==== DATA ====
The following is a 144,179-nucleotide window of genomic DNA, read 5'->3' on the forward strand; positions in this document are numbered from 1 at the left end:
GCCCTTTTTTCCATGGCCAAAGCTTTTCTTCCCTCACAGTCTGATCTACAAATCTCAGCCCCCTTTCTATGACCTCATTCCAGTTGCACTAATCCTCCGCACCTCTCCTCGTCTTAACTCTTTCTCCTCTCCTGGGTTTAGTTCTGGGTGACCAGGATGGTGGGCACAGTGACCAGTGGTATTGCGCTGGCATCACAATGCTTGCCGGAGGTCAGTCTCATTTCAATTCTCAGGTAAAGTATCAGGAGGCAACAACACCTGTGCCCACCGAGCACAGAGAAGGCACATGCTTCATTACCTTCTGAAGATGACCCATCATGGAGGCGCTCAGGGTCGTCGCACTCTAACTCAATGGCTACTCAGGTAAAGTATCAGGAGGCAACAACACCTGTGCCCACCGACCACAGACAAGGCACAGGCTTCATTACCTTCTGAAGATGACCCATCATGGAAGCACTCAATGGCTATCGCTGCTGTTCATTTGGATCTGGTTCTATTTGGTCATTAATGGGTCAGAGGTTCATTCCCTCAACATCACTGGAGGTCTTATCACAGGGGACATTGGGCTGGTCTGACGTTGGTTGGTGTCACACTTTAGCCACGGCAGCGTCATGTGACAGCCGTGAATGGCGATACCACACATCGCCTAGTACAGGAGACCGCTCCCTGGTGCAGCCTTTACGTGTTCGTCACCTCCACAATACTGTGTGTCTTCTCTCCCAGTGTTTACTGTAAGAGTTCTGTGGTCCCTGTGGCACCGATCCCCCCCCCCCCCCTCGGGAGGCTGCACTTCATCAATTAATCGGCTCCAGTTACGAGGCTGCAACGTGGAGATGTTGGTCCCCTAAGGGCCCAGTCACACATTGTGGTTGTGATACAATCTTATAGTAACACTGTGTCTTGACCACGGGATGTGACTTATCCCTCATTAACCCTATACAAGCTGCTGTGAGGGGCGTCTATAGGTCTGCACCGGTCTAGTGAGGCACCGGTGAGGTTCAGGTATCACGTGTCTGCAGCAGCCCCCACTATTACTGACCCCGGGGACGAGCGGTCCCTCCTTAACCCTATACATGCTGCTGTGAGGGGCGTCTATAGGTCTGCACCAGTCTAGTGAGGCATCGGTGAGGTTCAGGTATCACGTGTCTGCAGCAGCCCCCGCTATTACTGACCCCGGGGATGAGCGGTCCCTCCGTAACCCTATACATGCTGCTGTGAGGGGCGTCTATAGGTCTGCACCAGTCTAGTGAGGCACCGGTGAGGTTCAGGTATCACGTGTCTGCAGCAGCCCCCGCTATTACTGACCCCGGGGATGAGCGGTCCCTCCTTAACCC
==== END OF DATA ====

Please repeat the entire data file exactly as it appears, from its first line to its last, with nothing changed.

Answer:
The following is a 144,179-nucleotide window of genomic DNA, read 5'->3' on the forward strand; positions in this document are numbered from 1 at the left end:
GCCCTTTTTTCCATGGCCAAAGCTTTTCTTCCCTCACAGTCTGATCTACAAATCTCAGCCCCCTTTCTATGACCTCATTCCAGTTGCACTAATCCTCCGCACCTCTCCTCGTCTTAACTCTTTCTCCTCTCCTGGGTTTAGTTCTGGGTGACCAGGATGGTGGGCACAGTGACCAGTGGTATTGCGCTGGCATCACAATGCTTGCCGGAGGTCAGTCTCATTTCAATTCTCAGGTAAAGTATCAGGAGGCAACAACACCTGTGCCCACCGAGCACAGAGAAGGCACATGCTTCATTACCTTCTGAAGATGACCCATCATGGAGGCGCTCAGGGTCGTCGCACTCTAACTCAATGGCTACTCAGGTAAAGTATCAGGAGGCAACAACACCTGTGCCCACCGACCACAGACAAGGCACAGGCTTCATTACCTTCTGAAGATGACCCATCATGGAAGCACTCAATGGCTATCGCTGCTGTTCATTTGGATCTGGTTCTATTTGGTCATTAATGGGTCAGAGGTTCATTCCCTCAACATCACTGGAGGTCTTATCACAGGGGACATTGGGCTGGTCTGACGTTGGTTGGTGTCACACTTTAGCCACGGCAGCGTCATGTGACAGCCGTGAATGGCGATACCACACATCGCCTAGTACAGGAGACCGCTCCCTGGTGCAGCCTTTACGTGTTCGTCACCTCCACAATACTGTGTGTCTTCTCTCCCAGTGTTTACTGTAAGAGTTCTGTGGTCCCTGTGGCACCGATCCCCCCCCCCCCCCTCGGGAGGCTGCACTTCATCAATTAATCGGCTCCAGTTACGAGGCTGCAACGTGGAGATGTTGGTCCCCTAAGGGCCCAGTCACACATTGTGGTTGTGATACAATCTTATAGTAACACTGTGTCTTGACCACGGGATGTGACTTATCCCTCATTAACCCTATACAAGCTGCTGTGAGGGGCGTCTATAGGTCTGCACCGGTCTAGTGAGGCACCGGTGAGGTTCAGGTATCACGTGTCTGCAGCAGCCCCCACTATTACTGACCCCGGGGACGAGCGGTCCCTCCTTAACCCTATACATGCTGCTGTGAGGGGCGTCTATAGGTCTGCACCAGTCTAGTGAGGCATCGGTGAGGTTCAGGTATCACGTGTCTGCAGCAGCCCCCGCTATTACTGACCCCGGGGATGAGCGGTCCCTCCGTAACCCTATACATGCTGCTGTGAGGGGCGTCTATAGGTCTGCACCAGTCTAGTGAGGCACCGGTGAGGTTCAGGTATCACGTGTCTGCAGCAGCCCCCGCTATTACTGACCCCGGGGATGAGCGGTCCCTCCTTAACCC